Peter’s epistles ring with the words of an eye witness, as well they should. Peter was indeed a “witness of the sufferings of Christ” and now knows himself to be a “partaker in the glory that is going to be revealed” (1 Pet. 5:1). He recognizes that the death and resurrection of Jesus are a model for the lives of believers; he knows firsthand what it means to suffer for our faith.
Perhaps we could be called to die for our faith like so many Christians past and present. Certainly we will occasionally find ourselves scorned and ridiculed, not only by the secular world but also by friends and sometimes by midnight doubt and grief: “fightings and fears within, without” (Charlotte Elliott, “Just as I Am”).
What can calm our fears and give us courage to hold fast to our faith? Hearing Peter’s words helps greatly, for he too knew doubt and fear and guilt– so terrified of crucifixion that he denied knowing Jesus, plunged into utter despair in losing his Lord, and his last memory the sad look Jesus gave him on the way to Calvary. What kept Peter in Jerusalem after Jesus died, when all hope seemed lost and even the possibility of resurrection seemed overshadowed by the terrible thing Peter had done?
I believe it was Peter’s love for Jesus that kept him nearby, a love that Jesus gave him, that Jesus nurtured with constant forgiveness during their time together. It is only love that enables us to endure suffering. In any relationship we know what it is to suffer from worry, self-doubt, and often heartbreak. Friends and family inevitably let us down, yet the more we love them the more we are able to endure.
The same is true for physical pain: from the early Christian martyrs to the German resistance heroes like Bonhoeffer and Moltke, from present prisoners of war to countless more who suffer in the endless ways life presents, it has always been the love of Christ that has given them purpose and enabled them to put their lives into God’s hands. Think of Bonhoeffer’s last words: “This is the end—for me the beginning of life.”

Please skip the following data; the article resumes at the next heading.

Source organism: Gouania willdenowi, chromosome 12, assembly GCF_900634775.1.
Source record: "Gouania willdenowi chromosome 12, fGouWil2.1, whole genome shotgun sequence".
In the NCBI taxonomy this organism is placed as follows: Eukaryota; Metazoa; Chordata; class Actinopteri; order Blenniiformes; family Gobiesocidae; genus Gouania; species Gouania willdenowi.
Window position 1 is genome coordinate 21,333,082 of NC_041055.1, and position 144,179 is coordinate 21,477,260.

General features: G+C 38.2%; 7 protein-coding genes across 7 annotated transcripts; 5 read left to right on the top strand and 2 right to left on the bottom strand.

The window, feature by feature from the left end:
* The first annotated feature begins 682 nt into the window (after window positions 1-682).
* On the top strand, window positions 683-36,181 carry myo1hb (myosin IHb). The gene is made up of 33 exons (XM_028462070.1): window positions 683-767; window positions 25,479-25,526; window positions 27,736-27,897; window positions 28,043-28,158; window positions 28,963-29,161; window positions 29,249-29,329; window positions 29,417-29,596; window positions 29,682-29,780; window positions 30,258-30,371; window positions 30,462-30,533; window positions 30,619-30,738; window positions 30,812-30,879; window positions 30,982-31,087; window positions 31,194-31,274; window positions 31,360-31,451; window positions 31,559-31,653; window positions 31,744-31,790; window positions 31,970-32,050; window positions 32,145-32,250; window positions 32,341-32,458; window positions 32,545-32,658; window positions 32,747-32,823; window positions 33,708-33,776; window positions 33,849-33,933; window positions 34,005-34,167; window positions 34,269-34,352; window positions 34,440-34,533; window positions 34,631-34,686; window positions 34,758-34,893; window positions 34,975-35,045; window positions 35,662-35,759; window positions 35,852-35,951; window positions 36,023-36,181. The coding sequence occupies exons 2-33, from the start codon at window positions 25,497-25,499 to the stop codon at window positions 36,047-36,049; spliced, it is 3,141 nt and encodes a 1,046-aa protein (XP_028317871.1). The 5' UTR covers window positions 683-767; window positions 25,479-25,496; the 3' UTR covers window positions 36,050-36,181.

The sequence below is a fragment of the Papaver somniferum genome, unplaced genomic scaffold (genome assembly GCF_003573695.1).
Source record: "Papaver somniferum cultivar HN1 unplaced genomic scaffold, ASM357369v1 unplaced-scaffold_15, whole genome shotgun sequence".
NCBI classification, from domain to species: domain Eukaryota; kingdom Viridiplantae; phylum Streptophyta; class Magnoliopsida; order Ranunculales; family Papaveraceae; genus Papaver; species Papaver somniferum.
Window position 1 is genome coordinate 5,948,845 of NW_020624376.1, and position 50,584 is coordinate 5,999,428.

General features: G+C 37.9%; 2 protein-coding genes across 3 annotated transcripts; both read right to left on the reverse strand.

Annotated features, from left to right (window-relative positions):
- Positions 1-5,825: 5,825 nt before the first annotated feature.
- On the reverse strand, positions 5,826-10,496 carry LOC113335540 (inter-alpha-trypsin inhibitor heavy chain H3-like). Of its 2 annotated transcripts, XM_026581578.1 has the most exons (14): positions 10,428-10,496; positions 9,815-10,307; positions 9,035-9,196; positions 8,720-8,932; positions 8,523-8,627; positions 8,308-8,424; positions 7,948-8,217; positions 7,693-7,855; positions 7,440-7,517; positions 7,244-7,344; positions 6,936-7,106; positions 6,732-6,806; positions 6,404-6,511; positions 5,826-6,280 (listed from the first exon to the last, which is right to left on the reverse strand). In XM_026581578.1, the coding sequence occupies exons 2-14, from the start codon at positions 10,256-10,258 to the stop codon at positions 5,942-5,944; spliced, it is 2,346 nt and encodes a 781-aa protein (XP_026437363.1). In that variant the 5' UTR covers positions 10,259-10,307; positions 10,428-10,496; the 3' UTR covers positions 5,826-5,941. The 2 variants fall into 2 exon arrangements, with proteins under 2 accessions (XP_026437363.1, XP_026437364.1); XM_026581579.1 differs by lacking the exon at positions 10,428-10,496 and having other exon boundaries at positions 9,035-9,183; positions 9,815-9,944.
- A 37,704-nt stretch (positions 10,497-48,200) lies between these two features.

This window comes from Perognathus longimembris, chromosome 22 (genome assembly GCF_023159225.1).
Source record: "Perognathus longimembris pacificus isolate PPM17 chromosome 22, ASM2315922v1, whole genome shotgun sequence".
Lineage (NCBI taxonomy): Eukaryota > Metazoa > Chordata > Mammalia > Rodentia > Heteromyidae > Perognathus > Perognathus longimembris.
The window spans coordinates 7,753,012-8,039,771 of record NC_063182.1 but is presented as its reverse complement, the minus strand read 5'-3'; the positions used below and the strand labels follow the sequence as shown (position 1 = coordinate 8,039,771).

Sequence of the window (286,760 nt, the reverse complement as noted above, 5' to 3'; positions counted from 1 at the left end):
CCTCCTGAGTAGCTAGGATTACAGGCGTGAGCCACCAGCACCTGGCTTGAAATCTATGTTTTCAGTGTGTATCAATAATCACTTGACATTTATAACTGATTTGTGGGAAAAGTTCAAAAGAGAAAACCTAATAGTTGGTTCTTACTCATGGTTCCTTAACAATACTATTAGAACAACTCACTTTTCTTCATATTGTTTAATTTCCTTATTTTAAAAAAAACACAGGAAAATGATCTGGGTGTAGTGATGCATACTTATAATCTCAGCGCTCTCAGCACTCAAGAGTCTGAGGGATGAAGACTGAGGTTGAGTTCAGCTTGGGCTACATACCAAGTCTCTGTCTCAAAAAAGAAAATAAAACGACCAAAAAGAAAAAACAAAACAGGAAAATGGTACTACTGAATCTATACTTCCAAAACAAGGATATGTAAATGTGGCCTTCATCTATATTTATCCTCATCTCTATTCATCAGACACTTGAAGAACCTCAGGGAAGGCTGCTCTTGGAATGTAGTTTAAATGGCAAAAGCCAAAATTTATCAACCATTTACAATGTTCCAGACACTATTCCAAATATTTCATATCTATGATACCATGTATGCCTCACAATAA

For a Christian, all suffering is suffering for our faith, for whatever happens it is our trust in God that is being challenged. Suffering for our faith is to suffer with the one who loves us best of all, and so Peter tells us emphatically to cast all our anxieties on God, because he cares for us (1 Pet. 5:7). And it is ALL our anxieties that God wants—when we realize how helpless we are is when relief comes, the relief of giving up.
For Peter that moment came after his denial of Jesus, when he went out and wept bitterly; three days later Jesus rose from death and made sure that the women who met him at the tomb would carry the news to Peter especially! (Mark 16:7)
We too are sustained by the forgiving, all-knowing love of Christ, and we too are called by name when we fail in faith, and suffering overwhelms, and we give it all up to the Lord. Peter heard firsthand God’s words to Jesus on the mountaintop, “This is my beloved Son, with whom I am well pleased” (2 Pet. 1:17).
Peter wrote his letters so that we “may be able at any time to recall these things” (2 Pet. 1:15). By the power of the Holy Spirit, Peter’s memory becomes our memory, “a lamp shining in a dark place” (2 Pet. 1:19), all through the dangerous journey of our lives.